12. Evaluating Internet Research Sources - Scroll near the bottom of the page to find a Checklist for Research Source Evaluation
  13. Evaluating Web Pages - Techniques to Apply & Questions to Ask
  14. Evaluation of Information Sources - This page contains pointers to criteria for evaluating information resources, particularly those on the Internet.
  15. Evaluation of Information Sources from the Web - Critically evaluate a Web page for authenticity, applicability, authorship, bias, and usability
  16. Heroes Around Us - Students will explore the distinction between a hero and an idol. Based on collaboratively established criteria for heroism and characteristics of heroes, students will select, read about, and report on a hero. Students will identify how their hero matches their criteria and characteristics.
  17. Let It Grow: An Inquiry-Based Organic Gardening Research Project - This project motivates students to learn about organic gardening by developing their own research questions, conducting research, and gardening at their school. They then create signs about their plants and present their research to the class so that other students can learn about each plant.
  18. Making Personal and Cultural Connections Using A Girl Named Disaster - This lesson is intended to help students experience both efferent (reading for information) and aesthetic (reading as a personal, emotional experience) responses to the story A Girl Named Disaster by Nancy Farmer.
  19. Myth and Truth: The "First Thanksgiving" - By exploring myths surrounding the Wampanoag, the pilgrims, and the "first Thanksgiving," this lesson asks students to think critically about commonly believed myths regarding the Wampanoag Indians in colonial America.
  20. Practical Steps in Evaluating Internet Resources - This document will give you a variety of ways to look for each kind of information.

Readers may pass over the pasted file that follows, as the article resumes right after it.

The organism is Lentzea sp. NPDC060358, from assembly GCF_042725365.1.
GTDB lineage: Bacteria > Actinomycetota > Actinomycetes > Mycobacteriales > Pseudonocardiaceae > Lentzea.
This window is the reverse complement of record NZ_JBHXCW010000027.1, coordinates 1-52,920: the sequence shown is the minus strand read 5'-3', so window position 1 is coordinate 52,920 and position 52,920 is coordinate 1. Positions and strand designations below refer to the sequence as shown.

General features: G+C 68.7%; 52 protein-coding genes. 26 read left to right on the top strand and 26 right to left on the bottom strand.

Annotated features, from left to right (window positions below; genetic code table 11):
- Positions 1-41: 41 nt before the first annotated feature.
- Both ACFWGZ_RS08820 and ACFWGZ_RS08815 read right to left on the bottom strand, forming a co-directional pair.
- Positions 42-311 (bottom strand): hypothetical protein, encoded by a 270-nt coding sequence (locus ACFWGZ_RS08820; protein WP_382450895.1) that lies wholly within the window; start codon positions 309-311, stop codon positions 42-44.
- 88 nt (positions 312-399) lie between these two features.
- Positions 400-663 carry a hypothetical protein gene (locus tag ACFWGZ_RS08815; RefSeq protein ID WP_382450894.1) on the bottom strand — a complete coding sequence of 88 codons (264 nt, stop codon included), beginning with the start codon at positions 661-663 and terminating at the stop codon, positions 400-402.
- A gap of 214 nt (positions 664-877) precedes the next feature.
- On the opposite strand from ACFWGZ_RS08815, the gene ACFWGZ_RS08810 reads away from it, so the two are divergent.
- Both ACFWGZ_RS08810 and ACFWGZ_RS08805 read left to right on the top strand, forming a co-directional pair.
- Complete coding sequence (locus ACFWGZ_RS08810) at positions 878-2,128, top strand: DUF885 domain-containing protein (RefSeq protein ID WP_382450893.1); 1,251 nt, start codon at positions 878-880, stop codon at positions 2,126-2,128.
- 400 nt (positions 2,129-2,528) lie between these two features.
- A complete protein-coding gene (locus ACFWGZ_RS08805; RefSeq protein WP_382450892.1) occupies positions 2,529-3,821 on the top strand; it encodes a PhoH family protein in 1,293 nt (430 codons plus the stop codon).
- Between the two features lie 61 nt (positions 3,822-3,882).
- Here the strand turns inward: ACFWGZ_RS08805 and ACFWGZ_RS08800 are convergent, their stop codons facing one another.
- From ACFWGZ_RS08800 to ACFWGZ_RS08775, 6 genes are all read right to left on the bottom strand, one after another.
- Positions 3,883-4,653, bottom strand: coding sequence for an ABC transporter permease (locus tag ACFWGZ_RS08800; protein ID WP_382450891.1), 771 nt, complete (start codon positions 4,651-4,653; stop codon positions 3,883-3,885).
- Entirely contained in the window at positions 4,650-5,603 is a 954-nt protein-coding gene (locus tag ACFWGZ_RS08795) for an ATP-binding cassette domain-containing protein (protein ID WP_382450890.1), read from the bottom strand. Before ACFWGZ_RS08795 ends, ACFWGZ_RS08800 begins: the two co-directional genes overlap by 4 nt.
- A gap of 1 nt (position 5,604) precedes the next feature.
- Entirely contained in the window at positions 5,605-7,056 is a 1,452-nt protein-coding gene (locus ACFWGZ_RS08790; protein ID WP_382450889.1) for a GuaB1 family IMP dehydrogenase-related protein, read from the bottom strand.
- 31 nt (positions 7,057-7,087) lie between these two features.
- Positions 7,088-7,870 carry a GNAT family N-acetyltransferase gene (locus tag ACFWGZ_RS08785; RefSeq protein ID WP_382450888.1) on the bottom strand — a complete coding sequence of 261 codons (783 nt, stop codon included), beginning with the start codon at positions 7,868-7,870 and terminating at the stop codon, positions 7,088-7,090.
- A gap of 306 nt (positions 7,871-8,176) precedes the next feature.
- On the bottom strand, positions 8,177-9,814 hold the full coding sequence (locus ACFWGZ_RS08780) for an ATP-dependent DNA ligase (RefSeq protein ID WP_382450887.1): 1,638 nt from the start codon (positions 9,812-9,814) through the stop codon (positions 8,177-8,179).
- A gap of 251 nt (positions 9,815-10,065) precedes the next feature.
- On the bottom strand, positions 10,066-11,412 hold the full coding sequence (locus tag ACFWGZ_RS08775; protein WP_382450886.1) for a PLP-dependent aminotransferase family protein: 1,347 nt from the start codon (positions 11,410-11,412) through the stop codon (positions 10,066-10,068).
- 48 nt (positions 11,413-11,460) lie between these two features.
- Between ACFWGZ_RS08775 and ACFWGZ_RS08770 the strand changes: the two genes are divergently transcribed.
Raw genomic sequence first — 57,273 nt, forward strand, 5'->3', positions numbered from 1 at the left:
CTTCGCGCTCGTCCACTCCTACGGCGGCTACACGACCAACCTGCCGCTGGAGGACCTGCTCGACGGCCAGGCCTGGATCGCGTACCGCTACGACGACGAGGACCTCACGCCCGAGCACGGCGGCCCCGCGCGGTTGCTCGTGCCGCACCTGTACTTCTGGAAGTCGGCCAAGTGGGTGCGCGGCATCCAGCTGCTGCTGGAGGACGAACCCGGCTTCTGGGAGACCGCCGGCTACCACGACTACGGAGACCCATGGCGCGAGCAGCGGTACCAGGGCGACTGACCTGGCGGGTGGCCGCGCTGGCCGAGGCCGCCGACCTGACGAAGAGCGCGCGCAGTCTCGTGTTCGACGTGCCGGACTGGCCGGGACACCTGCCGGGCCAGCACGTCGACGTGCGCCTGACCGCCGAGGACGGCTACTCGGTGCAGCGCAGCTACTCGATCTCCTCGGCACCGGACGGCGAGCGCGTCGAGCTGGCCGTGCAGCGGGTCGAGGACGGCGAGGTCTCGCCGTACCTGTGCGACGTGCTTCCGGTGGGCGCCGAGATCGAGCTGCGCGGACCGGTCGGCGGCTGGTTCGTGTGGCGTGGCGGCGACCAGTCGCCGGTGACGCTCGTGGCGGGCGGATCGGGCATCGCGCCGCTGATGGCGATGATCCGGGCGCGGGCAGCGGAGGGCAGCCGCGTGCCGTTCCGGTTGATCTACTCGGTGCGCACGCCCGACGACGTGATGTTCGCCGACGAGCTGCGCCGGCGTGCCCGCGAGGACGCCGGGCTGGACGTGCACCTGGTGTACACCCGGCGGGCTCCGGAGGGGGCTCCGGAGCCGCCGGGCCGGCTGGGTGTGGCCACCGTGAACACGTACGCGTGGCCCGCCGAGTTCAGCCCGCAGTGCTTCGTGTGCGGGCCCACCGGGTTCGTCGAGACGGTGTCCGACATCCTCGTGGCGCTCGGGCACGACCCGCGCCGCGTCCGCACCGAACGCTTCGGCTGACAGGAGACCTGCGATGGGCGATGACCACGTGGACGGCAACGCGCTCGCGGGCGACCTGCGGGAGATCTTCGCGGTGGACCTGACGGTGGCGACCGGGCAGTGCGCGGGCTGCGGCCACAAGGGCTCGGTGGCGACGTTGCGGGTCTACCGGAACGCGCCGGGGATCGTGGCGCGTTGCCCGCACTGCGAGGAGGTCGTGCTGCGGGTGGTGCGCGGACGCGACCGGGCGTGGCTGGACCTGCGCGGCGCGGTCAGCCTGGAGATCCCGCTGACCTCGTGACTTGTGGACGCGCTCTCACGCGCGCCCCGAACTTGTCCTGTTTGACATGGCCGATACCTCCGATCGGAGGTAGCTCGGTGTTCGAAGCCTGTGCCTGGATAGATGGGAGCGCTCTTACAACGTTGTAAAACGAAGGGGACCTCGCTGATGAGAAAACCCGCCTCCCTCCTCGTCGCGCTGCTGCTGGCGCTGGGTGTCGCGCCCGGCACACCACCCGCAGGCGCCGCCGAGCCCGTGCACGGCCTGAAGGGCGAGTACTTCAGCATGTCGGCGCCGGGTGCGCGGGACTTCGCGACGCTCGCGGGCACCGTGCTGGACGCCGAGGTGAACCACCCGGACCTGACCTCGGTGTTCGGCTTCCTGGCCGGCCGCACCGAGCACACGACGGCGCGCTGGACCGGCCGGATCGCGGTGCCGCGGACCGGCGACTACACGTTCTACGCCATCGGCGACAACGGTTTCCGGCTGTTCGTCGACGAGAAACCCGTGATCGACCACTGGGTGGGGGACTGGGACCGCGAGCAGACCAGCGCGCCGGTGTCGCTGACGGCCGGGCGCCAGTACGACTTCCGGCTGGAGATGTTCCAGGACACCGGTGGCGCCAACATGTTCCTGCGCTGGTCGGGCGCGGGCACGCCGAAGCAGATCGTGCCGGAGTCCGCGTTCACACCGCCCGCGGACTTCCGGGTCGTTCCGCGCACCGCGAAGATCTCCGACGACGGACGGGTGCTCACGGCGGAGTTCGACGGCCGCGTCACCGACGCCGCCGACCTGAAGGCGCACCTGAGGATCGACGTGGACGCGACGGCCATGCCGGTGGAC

21. Press Conference for Bud, Not Buddy - This lesson can be used after the reading of Bud, Not Buddy by Christopher Paul Curtis. The lesson encourages students to use higher level thinking skills and asks them to examine different character perspectives. Students demonstrate comprehension of the story by actively involving themselves in group and whole-class discussions.
  22. Quality Information Check List - A resource to help young people evaluate the information they find on the Internet.
  23. Story Character Homepage - Combine higher order thinking with creativity in this lesson that uses diamante poems to illustrate the phenomenon of cause and effect. Students define and identify instances of cause and effect to help them generate their own examples.
  24. Teaching Zack to Think - It is essential that students learn how to validate information. (from Alan November)
  25. The ABC's of Web Site Evaluation - Evaluation of Web sites is an important skill to learn in this age of digital and information literacy. Students and teachers need practice in critically examining sites to determine authority, authenticity, and applicability to purpose. This site provides that practice. (presented by Kathy Schrock)
  26. The Good, The Bad & The Ugly - Why It's a Good Idea to Evaluate Web Sources
  27. The History Behind Song Lyrics - In this lesson, students research and categorize items from the song as well as illustrate their historical relevance. Students use an online chart to display their research.
  28. You can customize the lesson, if desired, to promote reading any time of the year. - In this lesson, students first explore resumes using the internet. They then work as a class to construct a sample resume for a character in a book they have all read. Next, they explore want ads and online job sites for possible jobs for a character from a book they have read on their own. They write a letter of application and create a resume for their character for the selected job.

 

 

Internet4classrooms is a collaborative effort by Susan Brooks and Bill Byles.